Wayfinder Woman’s group of enthusiastic volunteers for the ‘Women of Influence in Eastbourne’ Heritage project had a very interesting visit to The Keep in Falmer on Monday.
The Keep is a big, modern purpose built building which contains all the historical archives for Sussex and the local areas. There was a lot to take in. We were given a tour of the facilities by Isilda, which included a chilly visit to the cold room. Here we were shown the prize of their collection; a vellum parchment with a painted wax seal on it, which was almost 1000 years old!
We were also shown how to use the old map collection. Everyone poured over these as we looked at a local section covering the area from around Paradise Drive over to Hampden park, starting with maps from the 1800s and going up to the 1970s. We wondered why there was a pile of white pillows,and what looked like snakes and sausages! We learnt they are for holding delicate papers and documents open.
Isilda then gave us training on how to use the scanners, microfilm readers, and the website, as well as showing us various parts of the extensive libraries. She said not to worry if we couldn’t remember it all, as there are always staff members there to help.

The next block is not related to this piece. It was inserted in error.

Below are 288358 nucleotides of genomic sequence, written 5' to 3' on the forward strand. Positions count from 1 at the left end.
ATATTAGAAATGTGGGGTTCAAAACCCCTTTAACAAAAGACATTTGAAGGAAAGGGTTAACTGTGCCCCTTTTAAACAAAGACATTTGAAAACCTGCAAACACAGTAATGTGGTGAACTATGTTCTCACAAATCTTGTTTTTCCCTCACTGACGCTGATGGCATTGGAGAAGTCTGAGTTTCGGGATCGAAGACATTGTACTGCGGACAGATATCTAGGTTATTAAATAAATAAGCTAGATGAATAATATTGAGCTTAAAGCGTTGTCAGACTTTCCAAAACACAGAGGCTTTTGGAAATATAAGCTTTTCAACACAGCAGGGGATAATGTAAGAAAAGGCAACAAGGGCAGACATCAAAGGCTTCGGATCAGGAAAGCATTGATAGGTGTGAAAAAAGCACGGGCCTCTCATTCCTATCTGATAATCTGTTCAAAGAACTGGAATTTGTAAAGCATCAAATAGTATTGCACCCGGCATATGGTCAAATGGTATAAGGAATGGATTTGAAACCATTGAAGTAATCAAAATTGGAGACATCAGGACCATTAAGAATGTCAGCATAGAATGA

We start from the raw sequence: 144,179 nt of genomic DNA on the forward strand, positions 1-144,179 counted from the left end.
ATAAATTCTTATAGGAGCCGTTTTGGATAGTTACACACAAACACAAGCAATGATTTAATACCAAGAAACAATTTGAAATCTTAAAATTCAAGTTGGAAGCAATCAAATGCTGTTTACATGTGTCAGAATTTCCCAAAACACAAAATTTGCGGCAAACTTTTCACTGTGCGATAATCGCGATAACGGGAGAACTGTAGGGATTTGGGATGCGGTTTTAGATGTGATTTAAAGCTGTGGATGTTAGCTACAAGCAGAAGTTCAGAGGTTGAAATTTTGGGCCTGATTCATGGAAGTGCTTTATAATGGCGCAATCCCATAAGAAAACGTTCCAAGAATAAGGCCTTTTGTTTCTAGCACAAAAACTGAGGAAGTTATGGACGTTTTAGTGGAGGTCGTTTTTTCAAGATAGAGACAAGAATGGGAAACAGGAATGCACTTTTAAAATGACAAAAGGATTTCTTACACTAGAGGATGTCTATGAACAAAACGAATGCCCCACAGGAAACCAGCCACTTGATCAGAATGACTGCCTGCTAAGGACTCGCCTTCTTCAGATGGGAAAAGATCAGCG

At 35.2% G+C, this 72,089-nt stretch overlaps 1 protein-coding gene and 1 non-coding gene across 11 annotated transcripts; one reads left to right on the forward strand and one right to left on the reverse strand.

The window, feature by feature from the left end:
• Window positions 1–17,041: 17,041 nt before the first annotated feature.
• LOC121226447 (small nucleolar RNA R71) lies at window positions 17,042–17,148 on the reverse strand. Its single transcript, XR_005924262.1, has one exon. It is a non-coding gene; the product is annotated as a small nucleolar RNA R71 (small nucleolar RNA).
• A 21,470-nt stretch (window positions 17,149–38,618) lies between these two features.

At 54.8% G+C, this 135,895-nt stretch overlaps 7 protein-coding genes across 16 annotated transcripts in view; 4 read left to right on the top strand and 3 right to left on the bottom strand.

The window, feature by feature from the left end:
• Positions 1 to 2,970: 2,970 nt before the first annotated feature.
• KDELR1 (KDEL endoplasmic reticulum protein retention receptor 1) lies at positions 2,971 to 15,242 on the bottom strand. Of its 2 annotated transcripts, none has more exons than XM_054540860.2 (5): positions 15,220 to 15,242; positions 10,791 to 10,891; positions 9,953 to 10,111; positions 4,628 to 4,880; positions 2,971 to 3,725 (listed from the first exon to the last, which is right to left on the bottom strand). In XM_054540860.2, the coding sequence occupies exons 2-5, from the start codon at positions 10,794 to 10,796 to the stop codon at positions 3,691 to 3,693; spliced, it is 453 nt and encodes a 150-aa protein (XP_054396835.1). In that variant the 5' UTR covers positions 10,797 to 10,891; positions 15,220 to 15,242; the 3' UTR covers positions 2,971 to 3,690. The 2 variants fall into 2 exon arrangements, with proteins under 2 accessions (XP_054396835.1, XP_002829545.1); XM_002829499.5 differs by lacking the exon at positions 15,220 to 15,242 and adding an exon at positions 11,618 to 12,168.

I found the website quite difficult to use as I am more visually orientated, and it was many layers of words,and in small type, eventually leading to a place where you can order documents; or see them at The Keep, if they are there. I much preferred looking at the maps, and other books and hands on document. It was amazing to see how much historical archives there are. The best part for me was the cold room and the ancient parchment.
For anyone who is doing historical research, or indeed is interested in our history generally or locally, The Keep is certainly worth a visit or two. You can join as a reader online as well. Its easy to access via train;only 10 minutes walk from Falmer station, or by bus from Brighton. There are facilities like this all over the country, so whatever part you live in you will be able to access local historical archives.
You can find The Keep online at www.thekeep.info